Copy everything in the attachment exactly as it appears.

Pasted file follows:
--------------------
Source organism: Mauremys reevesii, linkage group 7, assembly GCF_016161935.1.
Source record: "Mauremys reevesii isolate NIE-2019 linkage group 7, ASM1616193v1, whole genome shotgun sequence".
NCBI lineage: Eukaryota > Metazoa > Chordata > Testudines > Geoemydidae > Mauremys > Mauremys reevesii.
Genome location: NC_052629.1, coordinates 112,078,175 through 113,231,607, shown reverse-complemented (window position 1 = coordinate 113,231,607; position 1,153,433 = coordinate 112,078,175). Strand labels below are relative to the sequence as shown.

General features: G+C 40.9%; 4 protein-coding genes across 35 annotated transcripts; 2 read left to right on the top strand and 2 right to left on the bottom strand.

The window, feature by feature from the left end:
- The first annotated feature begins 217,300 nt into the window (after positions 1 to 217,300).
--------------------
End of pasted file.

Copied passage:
Source organism: Mauremys reevesii, linkage group 7, assembly GCF_016161935.1.
Source record: "Mauremys reevesii isolate NIE-2019 linkage group 7, ASM1616193v1, whole genome shotgun sequence".
NCBI lineage: Eukaryota > Metazoa > Chordata > Testudines > Geoemydidae > Mauremys > Mauremys reevesii.
Genome location: NC_052629.1, coordinates 112,078,175 through 113,231,607, shown reverse-complemented (window position 1 = coordinate 113,231,607; position 1,153,433 = coordinate 112,078,175). Strand labels below are relative to the sequence as shown.

General features: G+C 40.9%; 4 protein-coding genes across 35 annotated transcripts; 2 read left to right on the top strand and 2 right to left on the bottom strand.

The window, feature by feature from the left end:
- The first annotated feature begins 217,300 nt into the window (after positions 1 to 217,300).